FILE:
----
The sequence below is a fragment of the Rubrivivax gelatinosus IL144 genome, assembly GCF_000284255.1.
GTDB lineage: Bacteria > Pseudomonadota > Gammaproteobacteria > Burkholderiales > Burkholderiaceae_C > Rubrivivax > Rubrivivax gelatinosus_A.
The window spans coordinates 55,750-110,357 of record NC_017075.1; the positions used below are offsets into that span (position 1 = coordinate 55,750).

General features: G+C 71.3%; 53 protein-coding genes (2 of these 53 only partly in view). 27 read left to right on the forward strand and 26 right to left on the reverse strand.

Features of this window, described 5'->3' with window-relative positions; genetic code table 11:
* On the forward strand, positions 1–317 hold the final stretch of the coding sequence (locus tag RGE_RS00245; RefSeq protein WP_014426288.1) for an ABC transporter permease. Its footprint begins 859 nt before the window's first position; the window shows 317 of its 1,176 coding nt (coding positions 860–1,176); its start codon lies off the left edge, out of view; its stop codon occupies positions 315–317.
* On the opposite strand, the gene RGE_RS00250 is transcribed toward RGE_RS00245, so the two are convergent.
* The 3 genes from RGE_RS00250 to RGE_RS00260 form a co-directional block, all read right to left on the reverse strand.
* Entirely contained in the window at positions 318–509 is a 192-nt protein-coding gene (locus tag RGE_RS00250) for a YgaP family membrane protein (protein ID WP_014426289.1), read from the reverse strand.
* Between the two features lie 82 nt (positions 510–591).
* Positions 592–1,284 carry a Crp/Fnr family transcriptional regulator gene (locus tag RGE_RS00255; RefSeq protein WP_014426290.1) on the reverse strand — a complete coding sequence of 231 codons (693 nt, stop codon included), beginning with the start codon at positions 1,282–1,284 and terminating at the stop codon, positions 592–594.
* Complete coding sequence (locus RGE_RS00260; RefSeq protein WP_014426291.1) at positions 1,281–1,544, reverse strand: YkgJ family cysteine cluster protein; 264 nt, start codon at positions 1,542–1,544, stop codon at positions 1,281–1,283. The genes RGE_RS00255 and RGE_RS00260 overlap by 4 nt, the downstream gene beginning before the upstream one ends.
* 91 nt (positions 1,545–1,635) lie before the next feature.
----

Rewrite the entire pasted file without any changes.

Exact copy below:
The sequence below is a fragment of the Rubrivivax gelatinosus IL144 genome, assembly GCF_000284255.1.
GTDB lineage: Bacteria > Pseudomonadota > Gammaproteobacteria > Burkholderiales > Burkholderiaceae_C > Rubrivivax > Rubrivivax gelatinosus_A.
The window spans coordinates 55,750-110,357 of record NC_017075.1; the positions used below are offsets into that span (position 1 = coordinate 55,750).

General features: G+C 71.3%; 53 protein-coding genes (2 of these 53 only partly in view). 27 read left to right on the forward strand and 26 right to left on the reverse strand.

Features of this window, described 5'->3' with window-relative positions; genetic code table 11:
* On the forward strand, positions 1–317 hold the final stretch of the coding sequence (locus tag RGE_RS00245; RefSeq protein WP_014426288.1) for an ABC transporter permease. Its footprint begins 859 nt before the window's first position; the window shows 317 of its 1,176 coding nt (coding positions 860–1,176); its start codon lies off the left edge, out of view; its stop codon occupies positions 315–317.
* On the opposite strand, the gene RGE_RS00250 is transcribed toward RGE_RS00245, so the two are convergent.
* The 3 genes from RGE_RS00250 to RGE_RS00260 form a co-directional block, all read right to left on the reverse strand.
* Entirely contained in the window at positions 318–509 is a 192-nt protein-coding gene (locus tag RGE_RS00250) for a YgaP family membrane protein (protein ID WP_014426289.1), read from the reverse strand.
* Between the two features lie 82 nt (positions 510–591).
* Positions 592–1,284 carry a Crp/Fnr family transcriptional regulator gene (locus tag RGE_RS00255; RefSeq protein WP_014426290.1) on the reverse strand — a complete coding sequence of 231 codons (693 nt, stop codon included), beginning with the start codon at positions 1,282–1,284 and terminating at the stop codon, positions 592–594.
* Complete coding sequence (locus RGE_RS00260; RefSeq protein WP_014426291.1) at positions 1,281–1,544, reverse strand: YkgJ family cysteine cluster protein; 264 nt, start codon at positions 1,542–1,544, stop codon at positions 1,281–1,283. The genes RGE_RS00255 and RGE_RS00260 overlap by 4 nt, the downstream gene beginning before the upstream one ends.
* 91 nt (positions 1,545–1,635) lie before the next feature.